Why are you using bottled water? Here in the UK, we often treat our tap water with fluoride and other additives, which can interfere with the process and stop it working. When I first tried this with tap water, the alginate bath turned to a gel immediately! I use the 17p bottled water from Asda, as even the cheapest water will do. Just make sure it’s not ‘mineral water’ as these minerals are exactly what we’re trying to avoid!
Why do we need to wait for the bubbles to go from the alginate bath? You don’t have to wait. But them bubbles can (and will) transfer into the spheres, so they lose their clean-edged charm. Some places tell you to leave the bath for 12-24 hours, but I really have no idea why this is. 1 hour has always been perfectly satisfactory for me.
My spheres keep bursting. You either need to leave them in the alginate bath for longer, or add a little more calcium lactate to the mango puree. This will create a thicker skin which should hold better. Or you need to be more gentle with your spheres!
The skin on my spheres is thick and chewy. Take the spheres out of the bath much sooner! Do the spheres in small batches, so the first sphere isn’t sitting in the bath for too long before the last one is finished. Rinsing the spheres in water at the end removes some of the gel membrane, and you can also use kitchen roll to gently remove some as well. But this is a very delicate process, so only do so if absolutely needed.
Why do we need to use an immersion/stick blender to mix in the sodium alginate into the water bath? I’m not entirely sure of the chemistry behind it, but the sodium alginate sticks together as a sort of paste, floating on top of the water. We use an immersion blender to break these bonds violently, and agitate the sodium alginate into making bonds with the water. It needs a blender to do this – a whisk won’t suffice.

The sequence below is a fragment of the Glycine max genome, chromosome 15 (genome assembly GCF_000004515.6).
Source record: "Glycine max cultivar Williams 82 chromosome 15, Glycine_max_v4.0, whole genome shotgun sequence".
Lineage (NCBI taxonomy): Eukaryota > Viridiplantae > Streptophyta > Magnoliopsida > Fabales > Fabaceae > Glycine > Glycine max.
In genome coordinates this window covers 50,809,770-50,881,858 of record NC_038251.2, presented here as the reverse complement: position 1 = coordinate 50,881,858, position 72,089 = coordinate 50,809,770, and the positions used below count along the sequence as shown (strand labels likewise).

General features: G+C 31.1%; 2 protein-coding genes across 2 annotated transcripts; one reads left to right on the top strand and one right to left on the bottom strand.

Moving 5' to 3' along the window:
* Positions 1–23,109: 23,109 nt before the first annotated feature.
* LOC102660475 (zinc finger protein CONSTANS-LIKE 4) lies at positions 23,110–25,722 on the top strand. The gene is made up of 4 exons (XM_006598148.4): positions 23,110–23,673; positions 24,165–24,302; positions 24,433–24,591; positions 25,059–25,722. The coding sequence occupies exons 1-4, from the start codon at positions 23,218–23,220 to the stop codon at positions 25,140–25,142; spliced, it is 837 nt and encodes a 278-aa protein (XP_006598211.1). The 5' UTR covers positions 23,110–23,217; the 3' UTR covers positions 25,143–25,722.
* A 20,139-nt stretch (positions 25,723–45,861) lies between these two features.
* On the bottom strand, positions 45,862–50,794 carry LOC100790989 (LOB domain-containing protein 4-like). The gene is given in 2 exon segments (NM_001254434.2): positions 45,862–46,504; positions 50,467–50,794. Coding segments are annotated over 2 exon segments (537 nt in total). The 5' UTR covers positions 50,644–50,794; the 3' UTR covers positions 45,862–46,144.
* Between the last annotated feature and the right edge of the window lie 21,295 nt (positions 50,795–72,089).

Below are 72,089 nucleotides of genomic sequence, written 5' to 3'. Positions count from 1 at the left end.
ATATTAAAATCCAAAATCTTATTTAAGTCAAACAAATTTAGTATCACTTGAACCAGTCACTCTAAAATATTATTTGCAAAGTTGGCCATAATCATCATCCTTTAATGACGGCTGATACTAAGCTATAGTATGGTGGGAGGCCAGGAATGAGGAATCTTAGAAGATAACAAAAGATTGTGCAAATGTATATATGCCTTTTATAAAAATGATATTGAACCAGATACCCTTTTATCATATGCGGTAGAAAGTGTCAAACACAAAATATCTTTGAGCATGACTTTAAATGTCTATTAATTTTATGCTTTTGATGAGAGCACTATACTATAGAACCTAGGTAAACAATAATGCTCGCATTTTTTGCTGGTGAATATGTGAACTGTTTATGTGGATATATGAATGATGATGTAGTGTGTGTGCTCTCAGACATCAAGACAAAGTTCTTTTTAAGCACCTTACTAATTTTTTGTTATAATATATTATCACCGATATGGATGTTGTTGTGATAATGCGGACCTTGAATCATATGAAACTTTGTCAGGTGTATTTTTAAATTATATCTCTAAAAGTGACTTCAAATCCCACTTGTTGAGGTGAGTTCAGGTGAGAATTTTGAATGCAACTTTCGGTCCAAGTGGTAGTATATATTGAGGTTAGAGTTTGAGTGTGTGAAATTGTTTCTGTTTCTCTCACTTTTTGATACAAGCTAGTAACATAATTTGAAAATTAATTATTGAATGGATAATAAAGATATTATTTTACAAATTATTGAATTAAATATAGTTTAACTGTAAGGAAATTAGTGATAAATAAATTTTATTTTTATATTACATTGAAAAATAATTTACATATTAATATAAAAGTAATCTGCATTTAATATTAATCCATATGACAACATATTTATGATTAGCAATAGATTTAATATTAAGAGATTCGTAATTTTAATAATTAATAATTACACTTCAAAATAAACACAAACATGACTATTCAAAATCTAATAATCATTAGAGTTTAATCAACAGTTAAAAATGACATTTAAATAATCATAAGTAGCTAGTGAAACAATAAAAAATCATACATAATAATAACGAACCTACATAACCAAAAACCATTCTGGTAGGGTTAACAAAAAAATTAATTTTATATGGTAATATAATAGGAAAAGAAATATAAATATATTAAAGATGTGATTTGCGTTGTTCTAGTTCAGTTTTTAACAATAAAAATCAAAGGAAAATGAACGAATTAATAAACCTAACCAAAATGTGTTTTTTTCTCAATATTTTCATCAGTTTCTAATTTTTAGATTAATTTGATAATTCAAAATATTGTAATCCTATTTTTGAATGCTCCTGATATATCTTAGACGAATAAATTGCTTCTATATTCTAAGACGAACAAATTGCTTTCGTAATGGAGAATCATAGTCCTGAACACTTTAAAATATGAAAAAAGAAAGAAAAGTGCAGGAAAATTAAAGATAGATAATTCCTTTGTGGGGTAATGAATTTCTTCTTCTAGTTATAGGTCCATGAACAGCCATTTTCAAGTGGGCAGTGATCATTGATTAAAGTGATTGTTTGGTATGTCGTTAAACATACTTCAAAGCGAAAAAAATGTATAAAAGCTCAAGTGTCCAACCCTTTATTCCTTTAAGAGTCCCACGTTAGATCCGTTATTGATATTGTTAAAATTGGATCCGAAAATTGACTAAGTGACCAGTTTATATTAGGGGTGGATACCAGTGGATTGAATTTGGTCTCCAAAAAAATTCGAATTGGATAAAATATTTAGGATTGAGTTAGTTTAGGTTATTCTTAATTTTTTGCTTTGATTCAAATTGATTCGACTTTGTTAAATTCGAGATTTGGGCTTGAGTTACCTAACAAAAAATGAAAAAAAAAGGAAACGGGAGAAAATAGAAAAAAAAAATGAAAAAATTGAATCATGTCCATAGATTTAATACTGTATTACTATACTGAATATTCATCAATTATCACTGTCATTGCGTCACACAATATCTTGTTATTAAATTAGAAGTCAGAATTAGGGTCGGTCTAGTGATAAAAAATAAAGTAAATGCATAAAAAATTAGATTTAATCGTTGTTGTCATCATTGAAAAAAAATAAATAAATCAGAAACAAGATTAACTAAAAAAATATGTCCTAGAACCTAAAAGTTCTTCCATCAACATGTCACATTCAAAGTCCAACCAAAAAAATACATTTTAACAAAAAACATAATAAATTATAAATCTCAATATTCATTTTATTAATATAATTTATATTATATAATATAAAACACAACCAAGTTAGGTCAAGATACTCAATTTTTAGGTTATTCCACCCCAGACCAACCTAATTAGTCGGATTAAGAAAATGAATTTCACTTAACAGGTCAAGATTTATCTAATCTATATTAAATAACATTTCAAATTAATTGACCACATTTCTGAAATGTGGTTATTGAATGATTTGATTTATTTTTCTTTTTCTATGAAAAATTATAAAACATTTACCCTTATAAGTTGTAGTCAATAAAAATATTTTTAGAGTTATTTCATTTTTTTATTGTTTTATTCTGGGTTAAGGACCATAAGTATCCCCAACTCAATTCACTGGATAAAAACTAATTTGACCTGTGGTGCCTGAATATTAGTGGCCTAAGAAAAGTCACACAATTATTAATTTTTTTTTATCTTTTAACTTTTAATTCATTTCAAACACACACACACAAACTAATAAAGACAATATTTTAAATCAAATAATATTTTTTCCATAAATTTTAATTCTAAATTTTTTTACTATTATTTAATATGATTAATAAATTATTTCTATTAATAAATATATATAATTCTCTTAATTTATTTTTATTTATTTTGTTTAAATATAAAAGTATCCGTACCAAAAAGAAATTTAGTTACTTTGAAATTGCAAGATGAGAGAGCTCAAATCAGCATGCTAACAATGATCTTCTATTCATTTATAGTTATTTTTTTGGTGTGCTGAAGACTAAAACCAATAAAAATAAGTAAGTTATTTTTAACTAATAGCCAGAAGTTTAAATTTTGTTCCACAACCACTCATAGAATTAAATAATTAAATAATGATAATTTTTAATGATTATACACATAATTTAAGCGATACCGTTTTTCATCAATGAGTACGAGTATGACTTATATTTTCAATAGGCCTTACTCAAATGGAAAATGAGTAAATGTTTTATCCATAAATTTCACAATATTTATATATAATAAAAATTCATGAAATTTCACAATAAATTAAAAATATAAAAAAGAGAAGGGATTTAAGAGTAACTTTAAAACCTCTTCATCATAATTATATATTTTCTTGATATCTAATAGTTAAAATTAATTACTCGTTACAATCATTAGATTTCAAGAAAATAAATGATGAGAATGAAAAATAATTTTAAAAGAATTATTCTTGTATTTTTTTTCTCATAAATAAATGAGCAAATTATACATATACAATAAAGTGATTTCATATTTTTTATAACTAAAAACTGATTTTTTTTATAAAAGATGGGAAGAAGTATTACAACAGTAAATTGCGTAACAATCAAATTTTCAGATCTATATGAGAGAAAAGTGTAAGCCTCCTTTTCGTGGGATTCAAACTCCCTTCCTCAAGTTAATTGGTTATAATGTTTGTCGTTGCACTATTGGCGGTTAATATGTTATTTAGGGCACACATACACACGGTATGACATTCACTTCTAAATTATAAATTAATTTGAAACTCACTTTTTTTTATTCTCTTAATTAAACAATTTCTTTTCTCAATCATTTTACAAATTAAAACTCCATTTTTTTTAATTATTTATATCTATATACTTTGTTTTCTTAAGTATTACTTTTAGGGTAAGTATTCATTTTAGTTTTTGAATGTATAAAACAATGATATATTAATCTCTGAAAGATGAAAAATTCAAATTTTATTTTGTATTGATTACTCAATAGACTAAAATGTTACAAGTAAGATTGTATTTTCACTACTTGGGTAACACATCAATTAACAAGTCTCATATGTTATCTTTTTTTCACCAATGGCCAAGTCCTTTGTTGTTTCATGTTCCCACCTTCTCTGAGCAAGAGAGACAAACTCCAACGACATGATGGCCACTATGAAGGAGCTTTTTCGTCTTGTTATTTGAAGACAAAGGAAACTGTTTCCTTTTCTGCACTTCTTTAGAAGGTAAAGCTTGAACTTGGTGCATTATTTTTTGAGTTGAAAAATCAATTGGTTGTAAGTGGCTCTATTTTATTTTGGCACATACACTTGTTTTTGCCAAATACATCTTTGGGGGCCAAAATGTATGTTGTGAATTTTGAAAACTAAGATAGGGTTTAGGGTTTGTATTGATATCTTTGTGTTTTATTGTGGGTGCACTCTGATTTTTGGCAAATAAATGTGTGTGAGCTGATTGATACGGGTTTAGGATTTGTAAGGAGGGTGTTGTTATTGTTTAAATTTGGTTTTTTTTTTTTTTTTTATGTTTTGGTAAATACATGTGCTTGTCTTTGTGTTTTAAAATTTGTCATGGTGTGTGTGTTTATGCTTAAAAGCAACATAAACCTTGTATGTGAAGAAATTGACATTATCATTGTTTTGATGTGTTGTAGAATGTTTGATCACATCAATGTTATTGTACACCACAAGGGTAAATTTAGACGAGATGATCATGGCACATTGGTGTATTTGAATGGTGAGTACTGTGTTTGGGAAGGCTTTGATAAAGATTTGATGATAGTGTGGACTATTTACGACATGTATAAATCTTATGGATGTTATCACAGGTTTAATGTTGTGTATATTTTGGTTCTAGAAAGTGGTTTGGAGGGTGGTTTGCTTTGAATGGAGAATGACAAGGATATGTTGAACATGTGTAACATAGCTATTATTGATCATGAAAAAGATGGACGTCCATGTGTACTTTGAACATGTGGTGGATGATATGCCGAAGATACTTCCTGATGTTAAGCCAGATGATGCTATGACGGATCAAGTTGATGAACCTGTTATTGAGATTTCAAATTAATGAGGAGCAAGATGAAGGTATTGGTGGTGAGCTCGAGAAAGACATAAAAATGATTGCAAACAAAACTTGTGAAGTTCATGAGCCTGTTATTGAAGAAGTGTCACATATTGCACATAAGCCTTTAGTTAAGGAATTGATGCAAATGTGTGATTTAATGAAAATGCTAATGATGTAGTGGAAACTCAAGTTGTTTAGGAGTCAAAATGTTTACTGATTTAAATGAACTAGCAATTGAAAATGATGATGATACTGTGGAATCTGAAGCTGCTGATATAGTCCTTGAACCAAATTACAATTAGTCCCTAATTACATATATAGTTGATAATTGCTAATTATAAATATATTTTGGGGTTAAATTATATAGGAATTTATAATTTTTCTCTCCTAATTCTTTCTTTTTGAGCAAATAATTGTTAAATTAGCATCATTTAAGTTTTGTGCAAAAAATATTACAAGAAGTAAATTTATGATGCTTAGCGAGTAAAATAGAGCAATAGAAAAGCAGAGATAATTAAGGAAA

Does this work for any liquid or puree? As far as I’m aware, it does. Some liquids won’t mix with the calcium effectively, but will mix with the alginate syrup (like fruit juices and alcohol, for instance), while some liquids are too thin to create a decent sphere within the alginate bath. So in these cases, we’re limited to just the standard spherification model. If the liquid has a high calcium content, standard spherification won’t work as it will gel when mixed with the alginate syrup. Standard spherification doesn’t work for highly acidic liquids either, but this can be altered using alkaline additives.
How much sodium alginate and calcium lactate do I use if I’m changing ingredients? I’ve used the following scaling: 0.5% of water weight to sodium alginate; 2% calcium lactate to weight of liquid/puree. You may need to adjust this calcium lactate addition, depending on the calcium content of your liquid or puree.
Can I reuse my alginate bath? Sure, I certainly do! But I wouldn’t use it after more than a day or so. Like anything – bacteria will start to form and make it unhealthy to continue using. Also consider any contamination you might be bringing in every time you spoon in a new liquid. If in doubt, make a new bath.
Does the sodium alginate or calcium lactate affect the flavour at all? The calcium can impart a very slight flavour change, but it’s not perceptible at these concentrations unless you’re looking for it or putting far too much in. The sodium alginate is totally flavourless, but the skin that reverse spherification forms can be unpleasant to some people.